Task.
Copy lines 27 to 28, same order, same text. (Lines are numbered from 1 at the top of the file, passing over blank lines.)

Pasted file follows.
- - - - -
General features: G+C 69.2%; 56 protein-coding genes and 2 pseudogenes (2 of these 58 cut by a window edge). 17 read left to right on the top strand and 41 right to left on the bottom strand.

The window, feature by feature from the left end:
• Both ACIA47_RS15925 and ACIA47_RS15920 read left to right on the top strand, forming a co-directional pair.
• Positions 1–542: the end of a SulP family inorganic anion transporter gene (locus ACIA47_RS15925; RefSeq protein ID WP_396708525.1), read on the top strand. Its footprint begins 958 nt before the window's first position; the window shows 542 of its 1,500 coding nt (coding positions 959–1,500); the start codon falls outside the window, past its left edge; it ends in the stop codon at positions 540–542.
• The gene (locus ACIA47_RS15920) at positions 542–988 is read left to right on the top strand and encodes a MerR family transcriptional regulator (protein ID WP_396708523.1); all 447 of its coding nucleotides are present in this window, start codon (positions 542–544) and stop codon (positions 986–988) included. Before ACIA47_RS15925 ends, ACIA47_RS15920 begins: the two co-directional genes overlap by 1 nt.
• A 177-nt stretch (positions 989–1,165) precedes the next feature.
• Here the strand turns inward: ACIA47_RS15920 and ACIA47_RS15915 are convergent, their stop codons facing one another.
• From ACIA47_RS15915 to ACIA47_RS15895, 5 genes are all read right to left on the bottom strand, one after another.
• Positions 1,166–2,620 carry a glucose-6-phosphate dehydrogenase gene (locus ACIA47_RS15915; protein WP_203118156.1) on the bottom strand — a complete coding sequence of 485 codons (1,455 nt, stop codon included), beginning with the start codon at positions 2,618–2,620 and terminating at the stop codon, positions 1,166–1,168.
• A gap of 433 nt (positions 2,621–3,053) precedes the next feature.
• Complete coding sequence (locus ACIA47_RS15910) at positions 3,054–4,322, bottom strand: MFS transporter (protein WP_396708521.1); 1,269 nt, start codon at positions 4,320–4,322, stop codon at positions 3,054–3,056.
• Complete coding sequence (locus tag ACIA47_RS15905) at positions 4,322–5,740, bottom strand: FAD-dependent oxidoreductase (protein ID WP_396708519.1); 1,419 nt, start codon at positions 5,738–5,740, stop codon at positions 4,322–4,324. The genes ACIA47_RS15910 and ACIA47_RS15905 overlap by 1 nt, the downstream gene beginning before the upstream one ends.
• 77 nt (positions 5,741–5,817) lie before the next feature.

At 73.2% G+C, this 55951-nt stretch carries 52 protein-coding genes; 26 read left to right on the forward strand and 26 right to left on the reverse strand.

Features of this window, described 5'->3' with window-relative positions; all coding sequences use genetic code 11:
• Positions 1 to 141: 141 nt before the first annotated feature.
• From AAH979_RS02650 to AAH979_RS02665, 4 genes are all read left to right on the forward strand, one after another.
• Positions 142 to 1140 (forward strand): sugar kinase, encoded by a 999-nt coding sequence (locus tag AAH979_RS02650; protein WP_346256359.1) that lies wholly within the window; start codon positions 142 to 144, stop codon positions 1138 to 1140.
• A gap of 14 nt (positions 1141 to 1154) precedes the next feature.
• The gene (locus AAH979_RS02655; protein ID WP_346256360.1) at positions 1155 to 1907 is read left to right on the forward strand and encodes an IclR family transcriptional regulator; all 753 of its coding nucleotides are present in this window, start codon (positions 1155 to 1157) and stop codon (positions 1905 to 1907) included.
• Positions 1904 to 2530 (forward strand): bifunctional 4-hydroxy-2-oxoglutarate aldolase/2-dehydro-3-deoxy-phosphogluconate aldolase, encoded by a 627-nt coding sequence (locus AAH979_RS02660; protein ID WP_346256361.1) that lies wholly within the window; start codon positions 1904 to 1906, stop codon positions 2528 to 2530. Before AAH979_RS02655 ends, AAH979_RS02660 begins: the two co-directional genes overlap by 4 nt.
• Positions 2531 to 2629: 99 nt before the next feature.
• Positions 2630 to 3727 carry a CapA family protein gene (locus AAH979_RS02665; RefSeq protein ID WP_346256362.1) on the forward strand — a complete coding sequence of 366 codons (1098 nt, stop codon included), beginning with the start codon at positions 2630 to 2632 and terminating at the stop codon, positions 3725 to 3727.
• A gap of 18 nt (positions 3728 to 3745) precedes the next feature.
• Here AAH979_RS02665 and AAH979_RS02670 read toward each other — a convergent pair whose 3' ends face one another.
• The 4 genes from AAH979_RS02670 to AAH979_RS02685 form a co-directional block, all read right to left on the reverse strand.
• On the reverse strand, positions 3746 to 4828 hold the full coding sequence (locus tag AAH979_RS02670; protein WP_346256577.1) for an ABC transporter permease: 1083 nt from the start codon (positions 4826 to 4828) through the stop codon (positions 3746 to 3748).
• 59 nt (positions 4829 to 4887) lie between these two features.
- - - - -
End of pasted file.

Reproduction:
• On the reverse strand, positions 3746 to 4828 hold the full coding sequence (locus tag AAH979_RS02670; protein WP_346256577.1) for an ABC transporter permease: 1083 nt from the start codon (positions 4826 to 4828) through the stop codon (positions 3746 to 3748).
• 59 nt (positions 4829 to 4887) lie between these two features.